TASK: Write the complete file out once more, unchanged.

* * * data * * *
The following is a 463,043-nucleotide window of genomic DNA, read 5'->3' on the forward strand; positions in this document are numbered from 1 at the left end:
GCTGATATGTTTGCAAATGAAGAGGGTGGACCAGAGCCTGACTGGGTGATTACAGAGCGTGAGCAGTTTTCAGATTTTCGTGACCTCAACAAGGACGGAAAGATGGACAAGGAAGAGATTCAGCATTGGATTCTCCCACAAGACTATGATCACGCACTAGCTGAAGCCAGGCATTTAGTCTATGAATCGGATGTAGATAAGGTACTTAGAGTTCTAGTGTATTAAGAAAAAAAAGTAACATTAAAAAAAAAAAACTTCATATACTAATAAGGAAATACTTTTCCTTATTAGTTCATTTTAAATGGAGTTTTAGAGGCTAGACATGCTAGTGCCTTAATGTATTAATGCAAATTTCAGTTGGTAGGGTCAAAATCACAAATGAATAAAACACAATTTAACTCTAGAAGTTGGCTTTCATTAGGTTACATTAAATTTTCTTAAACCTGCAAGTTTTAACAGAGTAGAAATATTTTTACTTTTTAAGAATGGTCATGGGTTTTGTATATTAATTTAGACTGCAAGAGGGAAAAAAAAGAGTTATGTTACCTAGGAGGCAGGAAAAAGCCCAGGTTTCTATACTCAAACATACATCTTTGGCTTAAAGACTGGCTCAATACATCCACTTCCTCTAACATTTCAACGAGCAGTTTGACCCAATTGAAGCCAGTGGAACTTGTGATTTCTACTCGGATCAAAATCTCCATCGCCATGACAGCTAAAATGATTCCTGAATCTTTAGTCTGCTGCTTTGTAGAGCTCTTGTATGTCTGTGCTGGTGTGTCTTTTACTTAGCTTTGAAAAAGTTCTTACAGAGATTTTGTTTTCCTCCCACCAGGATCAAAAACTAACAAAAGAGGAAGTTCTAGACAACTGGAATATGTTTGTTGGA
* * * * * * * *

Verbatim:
The following is a 463,043-nucleotide window of genomic DNA, read 5'->3' on the forward strand; positions in this document are numbered from 1 at the left end:
GCTGATATGTTTGCAAATGAAGAGGGTGGACCAGAGCCTGACTGGGTGATTACAGAGCGTGAGCAGTTTTCAGATTTTCGTGACCTCAACAAGGACGGAAAGATGGACAAGGAAGAGATTCAGCATTGGATTCTCCCACAAGACTATGATCACGCACTAGCTGAAGCCAGGCATTTAGTCTATGAATCGGATGTAGATAAGGTACTTAGAGTTCTAGTGTATTAAGAAAAAAAAGTAACATTAAAAAAAAAAAACTTCATATACTAATAAGGAAATACTTTTCCTTATTAGTTCATTTTAAATGGAGTTTTAGAGGCTAGACATGCTAGTGCCTTAATGTATTAATGCAAATTTCAGTTGGTAGGGTCAAAATCACAAATGAATAAAACACAATTTAACTCTAGAAGTTGGCTTTCATTAGGTTACATTAAATTTTCTTAAACCTGCAAGTTTTAACAGAGTAGAAATATTTTTACTTTTTAAGAATGGTCATGGGTTTTGTATATTAATTTAGACTGCAAGAGGGAAAAAAAAGAGTTATGTTACCTAGGAGGCAGGAAAAAGCCCAGGTTTCTATACTCAAACATACATCTTTGGCTTAAAGACTGGCTCAATACATCCACTTCCTCTAACATTTCAACGAGCAGTTTGACCCAATTGAAGCCAGTGGAACTTGTGATTTCTACTCGGATCAAAATCTCCATCGCCATGACAGCTAAAATGATTCCTGAATCTTTAGTCTGCTGCTTTGTAGAGCTCTTGTATGTCTGTGCTGGTGTGTCTTTTACTTAGCTTTGAAAAAGTTCTTACAGAGATTTTGTTTTCCTCCCACCAGGATCAAAAACTAACAAAAGAGGAAGTTCTAGACAACTGGAATATGTTTGTTGGA